Thermo Scientific EZ-Link Biocytin is a simple variant of biotin that contains a primary amine in its valeric acid chain, which provides the essential backbone for construction of certain long-chain and trifunctional biotinylation reagents.
Biocytin is ε-N-[d-biotinyl]-L-lysine, a compound formed by conjugation of the epsilon amine of lysine to the valeric acid side chain of biotin. It contains terminal carboxyl and amino groups, which provide functional handles for derivatization or conjugation to proteins, surfaces and other molecules. Carbodiimide (EDC) and NHS-ester crosslinker chemistries are most often utilized for covalent modifications involving biocytin. The compound is also useful as an amino acid control or biotin standard in assay methods involving streptavidin binding.
- Biotinylation – label molecules and surfaces for assays or affinity purification methods involving avidin or streptavidin probes and resins
- Amine-activated – primary amine can be crosslinked to proteins and material surfaces using EDC and other crosslinkers
- Lysine derivative – functions as a biotin-tagged amino acid; potentially useful as a control or quenching reagent in biotin assay methods
- Medium length – spacer arm (total length added to target) is 20.1 angstroms, representing a 7-atom extension of the native biotin valeric acid
|Chemical structure of Biocytin. Carboxyl- and/or amine-terminated biotinylation reagents such as this one are often conjugated using the crosslinker EDC. For more information, see our review of Carbodiimide Reaction Chemistry.
|Properties of Biocytin.
|Spacer arm length
We manufacture biotin reagents to ensure the highest possible overall product integrity, consistency and performance for the intended research applications.
Amino-biotin compounds can be conjugated to functional groups of proteins and other molecules in a variety of ways. The most common method is to crosslink the terminal primary amine to carboxyl groups using EDC carbodiimide crosslinker chemistry. Carboxyl groups (-COOH) occur in aspartate or glutamate residues and the carboxy-terminus of polypeptides. When activated with EDC (Part No. 22890), carboxylates react with amino (–NH2) groups to form amide bonds.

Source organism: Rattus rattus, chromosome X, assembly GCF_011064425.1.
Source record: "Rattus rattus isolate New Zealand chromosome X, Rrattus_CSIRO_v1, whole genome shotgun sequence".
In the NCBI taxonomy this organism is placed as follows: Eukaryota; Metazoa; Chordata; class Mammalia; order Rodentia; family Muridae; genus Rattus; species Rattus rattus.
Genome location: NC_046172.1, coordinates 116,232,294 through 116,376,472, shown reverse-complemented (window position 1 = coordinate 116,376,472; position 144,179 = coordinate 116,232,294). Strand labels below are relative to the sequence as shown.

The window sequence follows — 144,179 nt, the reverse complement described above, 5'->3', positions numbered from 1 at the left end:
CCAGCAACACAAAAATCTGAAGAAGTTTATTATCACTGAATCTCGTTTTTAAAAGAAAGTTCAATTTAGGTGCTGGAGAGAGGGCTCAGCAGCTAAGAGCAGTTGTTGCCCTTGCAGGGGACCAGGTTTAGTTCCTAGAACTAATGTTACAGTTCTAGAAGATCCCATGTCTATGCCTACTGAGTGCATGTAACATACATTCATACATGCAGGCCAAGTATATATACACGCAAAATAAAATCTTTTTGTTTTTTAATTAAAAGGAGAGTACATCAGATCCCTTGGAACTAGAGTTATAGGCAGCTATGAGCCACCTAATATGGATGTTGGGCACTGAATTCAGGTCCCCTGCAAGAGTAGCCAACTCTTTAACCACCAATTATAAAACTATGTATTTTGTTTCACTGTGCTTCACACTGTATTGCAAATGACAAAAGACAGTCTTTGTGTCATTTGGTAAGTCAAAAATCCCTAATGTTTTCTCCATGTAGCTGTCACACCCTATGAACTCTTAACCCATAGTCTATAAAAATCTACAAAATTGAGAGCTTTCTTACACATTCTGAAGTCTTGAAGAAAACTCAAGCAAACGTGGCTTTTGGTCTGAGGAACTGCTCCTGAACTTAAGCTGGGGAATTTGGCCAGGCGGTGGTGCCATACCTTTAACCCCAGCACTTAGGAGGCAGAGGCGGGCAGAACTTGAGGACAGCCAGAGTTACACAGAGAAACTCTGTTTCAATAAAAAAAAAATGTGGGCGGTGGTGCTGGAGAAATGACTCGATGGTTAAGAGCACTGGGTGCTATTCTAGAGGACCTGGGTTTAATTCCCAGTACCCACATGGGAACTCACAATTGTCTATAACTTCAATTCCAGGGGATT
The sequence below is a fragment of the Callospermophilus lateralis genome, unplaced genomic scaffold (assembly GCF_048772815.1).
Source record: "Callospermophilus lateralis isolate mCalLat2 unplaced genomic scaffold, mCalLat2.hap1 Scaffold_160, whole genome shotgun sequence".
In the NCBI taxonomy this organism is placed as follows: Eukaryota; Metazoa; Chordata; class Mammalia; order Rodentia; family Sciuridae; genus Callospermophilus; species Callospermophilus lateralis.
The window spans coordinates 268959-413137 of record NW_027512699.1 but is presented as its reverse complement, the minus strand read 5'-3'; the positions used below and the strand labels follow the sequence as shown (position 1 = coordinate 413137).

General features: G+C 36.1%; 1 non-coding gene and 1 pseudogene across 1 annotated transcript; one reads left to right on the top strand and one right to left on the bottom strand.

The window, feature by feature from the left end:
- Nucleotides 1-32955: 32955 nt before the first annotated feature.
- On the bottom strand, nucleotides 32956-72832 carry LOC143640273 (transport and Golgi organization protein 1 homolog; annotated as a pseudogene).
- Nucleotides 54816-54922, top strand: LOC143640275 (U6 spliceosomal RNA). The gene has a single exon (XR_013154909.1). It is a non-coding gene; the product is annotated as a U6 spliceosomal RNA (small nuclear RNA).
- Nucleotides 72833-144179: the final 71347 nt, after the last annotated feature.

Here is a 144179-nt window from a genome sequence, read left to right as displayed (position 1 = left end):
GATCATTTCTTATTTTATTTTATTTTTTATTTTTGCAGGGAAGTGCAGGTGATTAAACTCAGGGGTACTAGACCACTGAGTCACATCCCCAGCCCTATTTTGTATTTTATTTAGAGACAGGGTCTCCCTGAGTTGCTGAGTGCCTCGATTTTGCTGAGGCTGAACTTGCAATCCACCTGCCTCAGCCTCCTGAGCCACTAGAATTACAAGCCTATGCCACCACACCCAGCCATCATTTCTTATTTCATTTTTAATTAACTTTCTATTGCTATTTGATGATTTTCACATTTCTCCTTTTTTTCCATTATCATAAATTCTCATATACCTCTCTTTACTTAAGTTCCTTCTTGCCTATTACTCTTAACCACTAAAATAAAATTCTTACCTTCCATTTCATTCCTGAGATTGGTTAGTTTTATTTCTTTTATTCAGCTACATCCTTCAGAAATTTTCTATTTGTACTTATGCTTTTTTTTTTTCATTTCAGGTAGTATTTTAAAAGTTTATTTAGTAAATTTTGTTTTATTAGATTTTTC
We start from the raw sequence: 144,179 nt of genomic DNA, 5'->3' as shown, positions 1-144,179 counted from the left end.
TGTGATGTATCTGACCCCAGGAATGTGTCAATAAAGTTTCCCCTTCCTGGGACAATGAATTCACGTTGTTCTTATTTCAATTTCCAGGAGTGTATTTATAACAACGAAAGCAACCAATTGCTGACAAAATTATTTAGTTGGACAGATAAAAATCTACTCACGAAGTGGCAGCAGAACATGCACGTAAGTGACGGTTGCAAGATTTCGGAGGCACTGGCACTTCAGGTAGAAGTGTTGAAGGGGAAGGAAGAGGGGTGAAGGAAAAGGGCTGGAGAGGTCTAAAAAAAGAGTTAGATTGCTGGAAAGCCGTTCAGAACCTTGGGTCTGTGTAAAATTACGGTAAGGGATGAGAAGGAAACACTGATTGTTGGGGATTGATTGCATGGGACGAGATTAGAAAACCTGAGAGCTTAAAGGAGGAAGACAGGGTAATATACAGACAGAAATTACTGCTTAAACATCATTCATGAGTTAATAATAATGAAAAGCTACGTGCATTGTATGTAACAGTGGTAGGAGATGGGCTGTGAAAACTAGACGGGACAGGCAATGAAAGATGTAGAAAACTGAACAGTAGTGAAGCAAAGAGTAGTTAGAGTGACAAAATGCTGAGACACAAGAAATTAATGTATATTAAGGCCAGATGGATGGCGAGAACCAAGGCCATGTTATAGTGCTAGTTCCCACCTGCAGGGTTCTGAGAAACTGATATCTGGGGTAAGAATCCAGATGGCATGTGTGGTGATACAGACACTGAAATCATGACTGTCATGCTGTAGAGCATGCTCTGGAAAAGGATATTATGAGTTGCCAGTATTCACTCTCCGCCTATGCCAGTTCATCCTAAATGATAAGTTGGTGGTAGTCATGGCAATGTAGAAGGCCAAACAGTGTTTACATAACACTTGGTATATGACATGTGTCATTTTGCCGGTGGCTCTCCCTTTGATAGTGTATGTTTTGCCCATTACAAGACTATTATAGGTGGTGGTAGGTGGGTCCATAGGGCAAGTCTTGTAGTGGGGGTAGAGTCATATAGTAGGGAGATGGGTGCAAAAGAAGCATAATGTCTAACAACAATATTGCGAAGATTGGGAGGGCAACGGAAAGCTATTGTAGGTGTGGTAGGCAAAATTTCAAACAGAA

Biocytin has both carboxyl and amino groups. Therefore, to prevent self-conjugation of biocytin, EDC-mediated reaction schemes with this compound are usually done in two steps, aided by Sulfo-NHS (Part No. 24510): (1) Activate a carboxylate molecule using EDC and Sulfo-NHS, followed by complete removal or inactivation of the EDC reagent; then (2) Add Biocytin to allow its primary amine to react with the Sulfo-NHS ester-activated carboxyl groups. See NHS-ester Chemistry. Subsequently, the remaining carboxyl group of biocytin could be conjugated to yet another molecule. For example, biocytin is the starting material for synthesis of Sulfo-SBED (Part No. 33033), a trifunctional reagent.
- Baqui, M., et al. (2003) J. Biol. Chem. 278, 1206-1211.
Biotinylation Reagents Selection Guide
Review of Biotinylation Methods and Applications
Chemistry of Crosslinking (and Labeling Reagents)
EDC (1-Ethyl-3-[3-dimethylaminopropyl]carbodiimide Hydrochloride)
All Biotinylation Reagents
Avidin, Streptavidin, NeutrAvidin Affinity Resins